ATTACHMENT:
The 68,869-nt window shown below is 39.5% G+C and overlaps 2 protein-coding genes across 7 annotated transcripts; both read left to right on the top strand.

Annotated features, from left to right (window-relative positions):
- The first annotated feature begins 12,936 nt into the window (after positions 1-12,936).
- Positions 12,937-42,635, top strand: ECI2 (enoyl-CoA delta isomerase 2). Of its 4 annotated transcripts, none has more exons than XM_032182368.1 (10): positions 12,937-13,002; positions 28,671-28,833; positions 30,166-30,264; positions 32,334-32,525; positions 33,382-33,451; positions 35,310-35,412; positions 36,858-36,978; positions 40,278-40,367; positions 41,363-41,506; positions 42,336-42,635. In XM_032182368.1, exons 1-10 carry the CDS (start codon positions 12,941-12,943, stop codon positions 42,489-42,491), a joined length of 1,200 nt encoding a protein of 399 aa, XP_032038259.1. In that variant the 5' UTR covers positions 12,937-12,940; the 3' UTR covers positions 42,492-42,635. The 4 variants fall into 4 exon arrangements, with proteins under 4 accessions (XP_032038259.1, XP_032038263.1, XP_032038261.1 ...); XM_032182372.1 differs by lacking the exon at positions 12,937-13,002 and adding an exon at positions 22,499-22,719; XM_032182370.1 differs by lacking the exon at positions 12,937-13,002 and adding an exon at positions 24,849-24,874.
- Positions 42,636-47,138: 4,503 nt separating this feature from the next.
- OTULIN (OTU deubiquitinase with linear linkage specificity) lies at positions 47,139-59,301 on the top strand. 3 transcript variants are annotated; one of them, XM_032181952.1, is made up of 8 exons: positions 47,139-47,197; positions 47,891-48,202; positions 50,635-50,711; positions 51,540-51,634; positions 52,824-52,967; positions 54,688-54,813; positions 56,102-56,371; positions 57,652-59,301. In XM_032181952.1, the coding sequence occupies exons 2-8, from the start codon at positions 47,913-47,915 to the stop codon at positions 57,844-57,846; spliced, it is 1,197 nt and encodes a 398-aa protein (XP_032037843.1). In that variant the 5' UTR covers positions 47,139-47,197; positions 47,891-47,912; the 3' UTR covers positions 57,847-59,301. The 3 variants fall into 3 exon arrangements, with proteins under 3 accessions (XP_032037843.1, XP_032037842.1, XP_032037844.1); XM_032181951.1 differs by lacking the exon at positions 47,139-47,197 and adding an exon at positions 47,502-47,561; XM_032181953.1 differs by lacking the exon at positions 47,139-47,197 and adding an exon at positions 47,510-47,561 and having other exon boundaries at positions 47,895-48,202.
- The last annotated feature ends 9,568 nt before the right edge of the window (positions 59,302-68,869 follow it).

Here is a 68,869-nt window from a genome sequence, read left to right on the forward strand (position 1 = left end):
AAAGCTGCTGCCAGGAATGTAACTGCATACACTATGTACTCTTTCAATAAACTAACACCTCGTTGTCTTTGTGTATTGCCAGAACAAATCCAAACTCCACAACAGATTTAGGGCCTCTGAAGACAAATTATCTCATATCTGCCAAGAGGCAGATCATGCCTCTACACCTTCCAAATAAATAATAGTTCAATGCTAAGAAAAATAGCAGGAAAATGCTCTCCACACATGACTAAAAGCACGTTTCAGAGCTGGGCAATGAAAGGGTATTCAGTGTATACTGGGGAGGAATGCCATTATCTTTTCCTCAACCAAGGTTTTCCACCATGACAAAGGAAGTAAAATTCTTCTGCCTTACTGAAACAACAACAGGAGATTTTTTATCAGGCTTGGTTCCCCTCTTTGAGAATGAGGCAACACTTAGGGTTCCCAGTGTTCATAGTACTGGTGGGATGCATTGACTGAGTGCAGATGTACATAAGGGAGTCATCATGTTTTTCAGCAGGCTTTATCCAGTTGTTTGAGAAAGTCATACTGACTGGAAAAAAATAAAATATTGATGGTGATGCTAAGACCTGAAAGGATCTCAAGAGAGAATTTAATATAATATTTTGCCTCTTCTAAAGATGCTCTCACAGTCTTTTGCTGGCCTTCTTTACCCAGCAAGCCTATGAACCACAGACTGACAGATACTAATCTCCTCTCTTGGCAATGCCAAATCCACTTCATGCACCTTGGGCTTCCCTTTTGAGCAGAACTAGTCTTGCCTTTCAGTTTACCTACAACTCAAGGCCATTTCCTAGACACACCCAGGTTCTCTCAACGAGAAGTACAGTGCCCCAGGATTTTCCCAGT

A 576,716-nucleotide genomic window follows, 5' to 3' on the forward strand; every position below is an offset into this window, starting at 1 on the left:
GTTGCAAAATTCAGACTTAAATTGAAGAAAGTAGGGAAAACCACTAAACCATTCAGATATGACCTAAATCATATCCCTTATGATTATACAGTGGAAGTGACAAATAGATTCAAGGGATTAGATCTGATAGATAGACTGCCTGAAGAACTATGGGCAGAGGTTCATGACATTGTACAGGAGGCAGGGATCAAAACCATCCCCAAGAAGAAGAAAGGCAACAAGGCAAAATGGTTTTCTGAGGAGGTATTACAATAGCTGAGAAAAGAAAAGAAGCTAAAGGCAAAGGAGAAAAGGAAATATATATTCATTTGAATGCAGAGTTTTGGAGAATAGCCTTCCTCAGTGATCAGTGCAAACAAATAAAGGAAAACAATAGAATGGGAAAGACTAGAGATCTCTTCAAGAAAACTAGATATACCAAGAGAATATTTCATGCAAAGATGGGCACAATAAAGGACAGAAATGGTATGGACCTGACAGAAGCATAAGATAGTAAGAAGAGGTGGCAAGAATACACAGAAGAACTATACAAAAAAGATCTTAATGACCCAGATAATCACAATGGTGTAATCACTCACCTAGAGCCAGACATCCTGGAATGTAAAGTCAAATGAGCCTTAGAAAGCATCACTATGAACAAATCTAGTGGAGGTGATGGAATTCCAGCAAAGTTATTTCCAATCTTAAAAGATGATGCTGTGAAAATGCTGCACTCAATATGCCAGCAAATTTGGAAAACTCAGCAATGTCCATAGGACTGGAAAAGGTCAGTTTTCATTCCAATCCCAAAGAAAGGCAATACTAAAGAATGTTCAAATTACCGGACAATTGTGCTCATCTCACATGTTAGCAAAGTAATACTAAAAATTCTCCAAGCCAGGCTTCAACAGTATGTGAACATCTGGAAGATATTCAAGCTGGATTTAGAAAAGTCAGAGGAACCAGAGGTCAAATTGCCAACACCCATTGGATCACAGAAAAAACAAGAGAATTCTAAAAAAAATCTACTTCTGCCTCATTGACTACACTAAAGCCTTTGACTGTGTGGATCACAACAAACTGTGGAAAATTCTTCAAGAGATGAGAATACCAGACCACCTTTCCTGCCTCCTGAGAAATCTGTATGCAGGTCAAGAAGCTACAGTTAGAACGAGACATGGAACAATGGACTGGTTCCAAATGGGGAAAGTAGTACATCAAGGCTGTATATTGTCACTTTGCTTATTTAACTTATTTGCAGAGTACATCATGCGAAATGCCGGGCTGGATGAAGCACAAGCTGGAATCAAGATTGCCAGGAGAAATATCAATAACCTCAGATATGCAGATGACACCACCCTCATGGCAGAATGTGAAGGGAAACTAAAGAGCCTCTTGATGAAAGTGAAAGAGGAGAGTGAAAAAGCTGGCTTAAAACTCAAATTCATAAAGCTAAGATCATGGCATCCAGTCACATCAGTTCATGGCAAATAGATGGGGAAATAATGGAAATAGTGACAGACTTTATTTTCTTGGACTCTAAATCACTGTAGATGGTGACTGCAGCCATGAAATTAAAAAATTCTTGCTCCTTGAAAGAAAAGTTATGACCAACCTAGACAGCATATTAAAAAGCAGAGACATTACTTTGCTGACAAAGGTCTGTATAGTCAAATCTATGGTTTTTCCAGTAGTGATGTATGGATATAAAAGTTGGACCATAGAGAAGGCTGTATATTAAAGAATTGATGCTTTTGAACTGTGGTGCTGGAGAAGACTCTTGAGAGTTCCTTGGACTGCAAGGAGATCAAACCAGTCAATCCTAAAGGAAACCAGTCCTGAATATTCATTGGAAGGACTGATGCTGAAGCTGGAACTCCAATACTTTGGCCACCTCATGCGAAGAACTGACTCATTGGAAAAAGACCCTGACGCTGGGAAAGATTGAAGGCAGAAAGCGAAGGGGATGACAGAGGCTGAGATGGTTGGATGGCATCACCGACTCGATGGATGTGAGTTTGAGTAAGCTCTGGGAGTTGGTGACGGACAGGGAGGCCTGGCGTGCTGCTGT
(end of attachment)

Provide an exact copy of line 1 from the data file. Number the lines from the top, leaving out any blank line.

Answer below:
The 68,869-nt window shown below is 39.5% G+C and overlaps 2 protein-coding genes across 7 annotated transcripts; both read left to right on the top strand.